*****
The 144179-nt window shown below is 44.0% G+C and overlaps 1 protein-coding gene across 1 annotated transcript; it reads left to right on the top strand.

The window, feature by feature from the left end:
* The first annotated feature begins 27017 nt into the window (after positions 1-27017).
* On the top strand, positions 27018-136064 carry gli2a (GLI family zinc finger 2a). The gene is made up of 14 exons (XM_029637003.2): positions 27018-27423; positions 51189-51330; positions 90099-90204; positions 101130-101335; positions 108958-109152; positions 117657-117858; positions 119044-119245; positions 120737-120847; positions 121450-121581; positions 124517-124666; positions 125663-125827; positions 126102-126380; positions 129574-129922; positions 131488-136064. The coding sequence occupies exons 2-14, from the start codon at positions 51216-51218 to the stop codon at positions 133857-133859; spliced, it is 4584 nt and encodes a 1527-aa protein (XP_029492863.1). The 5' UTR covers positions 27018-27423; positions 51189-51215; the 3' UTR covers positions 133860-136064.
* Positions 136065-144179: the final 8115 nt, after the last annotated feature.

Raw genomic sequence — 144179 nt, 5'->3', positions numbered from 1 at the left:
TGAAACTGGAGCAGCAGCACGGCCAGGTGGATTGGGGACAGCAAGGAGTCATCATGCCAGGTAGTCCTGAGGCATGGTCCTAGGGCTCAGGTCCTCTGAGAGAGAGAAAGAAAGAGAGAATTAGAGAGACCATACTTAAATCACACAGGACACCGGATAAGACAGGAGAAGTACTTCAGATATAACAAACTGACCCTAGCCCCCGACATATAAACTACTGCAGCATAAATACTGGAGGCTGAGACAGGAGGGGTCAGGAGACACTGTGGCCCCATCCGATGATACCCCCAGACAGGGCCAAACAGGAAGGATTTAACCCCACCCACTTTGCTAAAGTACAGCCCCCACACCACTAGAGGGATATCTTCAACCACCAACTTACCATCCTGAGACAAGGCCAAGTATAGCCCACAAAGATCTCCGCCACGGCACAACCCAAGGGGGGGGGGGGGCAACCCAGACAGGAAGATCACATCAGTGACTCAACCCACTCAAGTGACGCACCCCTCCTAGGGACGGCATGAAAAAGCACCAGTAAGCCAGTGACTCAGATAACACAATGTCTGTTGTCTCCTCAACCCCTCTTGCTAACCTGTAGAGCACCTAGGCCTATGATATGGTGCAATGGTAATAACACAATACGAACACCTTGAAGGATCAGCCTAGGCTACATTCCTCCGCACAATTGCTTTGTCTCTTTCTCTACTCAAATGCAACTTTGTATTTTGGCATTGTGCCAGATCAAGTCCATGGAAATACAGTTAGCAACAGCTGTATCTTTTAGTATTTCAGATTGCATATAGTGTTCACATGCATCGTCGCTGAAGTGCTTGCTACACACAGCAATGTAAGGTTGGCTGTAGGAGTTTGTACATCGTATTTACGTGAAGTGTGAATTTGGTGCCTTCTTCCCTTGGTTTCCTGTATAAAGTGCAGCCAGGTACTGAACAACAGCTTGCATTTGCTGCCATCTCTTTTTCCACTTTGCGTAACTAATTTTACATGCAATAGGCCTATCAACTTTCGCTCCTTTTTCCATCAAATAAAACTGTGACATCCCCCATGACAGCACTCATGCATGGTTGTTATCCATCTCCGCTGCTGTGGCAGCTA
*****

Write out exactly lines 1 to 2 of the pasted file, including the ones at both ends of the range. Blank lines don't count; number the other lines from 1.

The 144179-nt window shown below is 44.0% G+C and overlaps 1 protein-coding gene across 1 annotated transcript; it reads left to right on the top strand.

The window, feature by feature from the left end: